Noble Metal Processing Canada, a division of Noble International, is North America's largest laser welder, providing high quality products to the North American automotive industry.

Over the past 10 years, the facility in Brantford has grown to employ 140 people, all of whom are dedicated, outstanding employees. I had the privilege of touring this facility and was greatly impressed by the high level of knowledge and innovation that have been combined at the site.

Nobel Metal Processing Canada is a justifiably very well regarded manufacturing facility in Brant. I wish it many more successful years in Brantford.

Justice LegislationStatements By Members

2:05 p.m.

Conservative

Ed Fast Conservative Abbotsford, BC

Mr. Speaker, Canadians are worried about crime. While the opposition claims that our crime rate is going down, Statistics Canada reports that serious violent crime is going up, not down. The murder rate is the highest in almost a decade. Aggravated assaults are up 10%, assaults using a weapon are up 5% and attempted murders are up a whopping 15%.

Our new Conservative government takes crime seriously. We are eliminating house arrest for violent offenders, imposing tough mandatory minimum sentences for gun crimes and longer sentences for repeat sex offenders.

The opposition parties? They allow arsonists to spend their jail time in the comfort of their homes. They vote against tough minimum sentences for gun crimes. They oppose longer jail terms for repeat sexual offenders like the balcony rapist.

There is only one party that takes crime seriously and that is our new Conservative government. While the Liberals and their friends remain soft on crime, we are making sure Canada's streets and communities are safe.

World Day Against Child LabourStatements By Members

June 12th, 2007 / 2:10 p.m.

NDP

Dawn Black NDP New Westminster—Coquitlam, BC

Mr. Speaker, around the world, hundreds of millions of children are forced to work dangerous jobs so they and their families can survive. These tasks put children's health, safety and their very lives in jeopardy.

Today, people from every part of the globe are participating in World Day Against Child Labour to end this shame. This year the focus is on eliminating child labour in agriculture where nearly 70% of child workers are found. Over 132 million children toil from sunrise to sunset on farms sowing and harvesting crops and spreading dangerous pesticides.

Canada cannot continue to turn a blind eye to this exploitation. We are part of an international community and we committed to spending 0.7% of GNI on development. For decades, successive Liberal and Conservative governments failed to fulfill this obligation. The government must demonstrate its willingness to better the lives of children around the world and meet this goal now.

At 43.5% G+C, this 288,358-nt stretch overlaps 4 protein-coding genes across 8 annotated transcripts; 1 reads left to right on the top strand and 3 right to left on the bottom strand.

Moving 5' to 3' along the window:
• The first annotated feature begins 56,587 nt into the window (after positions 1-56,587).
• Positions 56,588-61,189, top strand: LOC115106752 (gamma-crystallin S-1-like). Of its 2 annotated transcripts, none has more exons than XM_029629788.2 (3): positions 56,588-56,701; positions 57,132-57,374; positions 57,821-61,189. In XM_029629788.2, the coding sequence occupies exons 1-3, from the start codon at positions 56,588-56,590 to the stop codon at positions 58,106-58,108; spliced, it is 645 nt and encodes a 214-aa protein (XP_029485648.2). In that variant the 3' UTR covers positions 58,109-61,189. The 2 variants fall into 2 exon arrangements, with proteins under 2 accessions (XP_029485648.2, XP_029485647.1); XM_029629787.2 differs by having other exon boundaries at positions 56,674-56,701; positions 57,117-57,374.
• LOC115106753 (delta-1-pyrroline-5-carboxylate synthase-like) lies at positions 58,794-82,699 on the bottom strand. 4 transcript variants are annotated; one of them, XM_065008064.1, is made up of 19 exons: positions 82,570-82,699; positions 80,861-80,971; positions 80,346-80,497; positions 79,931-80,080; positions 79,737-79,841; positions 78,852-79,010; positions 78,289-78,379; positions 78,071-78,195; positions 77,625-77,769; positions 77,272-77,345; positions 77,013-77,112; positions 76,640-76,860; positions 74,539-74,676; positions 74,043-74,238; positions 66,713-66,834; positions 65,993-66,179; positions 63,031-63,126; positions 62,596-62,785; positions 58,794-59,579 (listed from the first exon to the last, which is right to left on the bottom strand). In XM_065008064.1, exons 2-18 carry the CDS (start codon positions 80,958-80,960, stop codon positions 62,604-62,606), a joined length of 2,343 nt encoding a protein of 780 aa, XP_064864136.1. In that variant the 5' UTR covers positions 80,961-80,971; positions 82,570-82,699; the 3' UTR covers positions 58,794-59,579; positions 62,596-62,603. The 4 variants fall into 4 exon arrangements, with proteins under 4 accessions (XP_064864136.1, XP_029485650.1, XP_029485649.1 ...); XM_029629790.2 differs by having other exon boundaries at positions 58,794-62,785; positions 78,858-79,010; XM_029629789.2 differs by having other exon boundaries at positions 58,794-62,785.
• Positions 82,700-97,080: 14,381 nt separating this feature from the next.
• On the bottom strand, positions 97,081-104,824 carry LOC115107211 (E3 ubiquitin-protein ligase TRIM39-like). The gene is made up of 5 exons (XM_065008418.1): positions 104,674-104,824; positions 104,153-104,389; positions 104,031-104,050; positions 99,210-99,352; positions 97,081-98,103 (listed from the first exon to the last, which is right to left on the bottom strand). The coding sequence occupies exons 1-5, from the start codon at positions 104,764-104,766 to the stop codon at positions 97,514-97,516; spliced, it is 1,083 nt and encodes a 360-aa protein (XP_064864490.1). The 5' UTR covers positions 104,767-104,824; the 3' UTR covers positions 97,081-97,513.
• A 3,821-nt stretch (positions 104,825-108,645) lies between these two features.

HousingStatements By Members

2:10 p.m.

Liberal

Anita Neville Liberal Winnipeg South Centre, MB

Mr. Speaker, the homes at the decommissioned Kapyong Barracks site in my riding of Winnipeg South Centre have been vacant for several years.

The government is maintaining these homes at a cost of a quarter of a million dollars annually and at the expense of the Canadian taxpayers, while it could help address the rental housing shortage in Winnipeg.

During committee of the whole on May 17, I asked the Minister of National Defence about the transfer of lands, buildings and houses on the Kapyong Barracks and the minister thought that it had already been transferred. However, that is not so.

I have written to the minister's office four times on this matter since March 3, 2006 and so far there has been no action. Three times I have requested a 10 minute meeting with the minister and so far there has been no action.

Manitoba's senior minister, the President of the Treasury Board, now says that Kapyong is not his problem. The Minister of National Defence seems to think that it is not his problem.

This is a problem for the residents of Winnipeg. Again I ask members opposite, who is minding Manitoba?

Marcel PepinStatements By Members

2:10 p.m.

Bloc

Pierre Paquette Bloc Joliette, QC

Mr. Speaker, the City of Montreal wanted to honour Marcel Pepin by naming a street after him where dozens of affordable houses are being built in the Rosemont area.

Marcel Pepin was the president of the CSN from 1965 to 1976 and chair of the Angus revitalization committee when the plants, better known as the Angus Shops, closed their doors for good.

Marcel Pepin, a progressive union leader and sovereigntist, died in 2000. Instrumental in the Quiet Revolution, he helped build modern-day Quebec. He grew up in a modest home and became an icon in the union movement, devoting his life to the advancement of the working class. To his dying day, Marcel Pepin spoke out publicly in defence of the rights of Quebec, the less fortunate and workers, whether they were unionized or not.

As a former secretary general of the CSN, I salute his memory and the Bloc Québécois joins me in congratulating the City of Montreal on this initiative to keep the memory of this great fighter alive.

The Laval NewsStatements By Members

2:10 p.m.

Liberal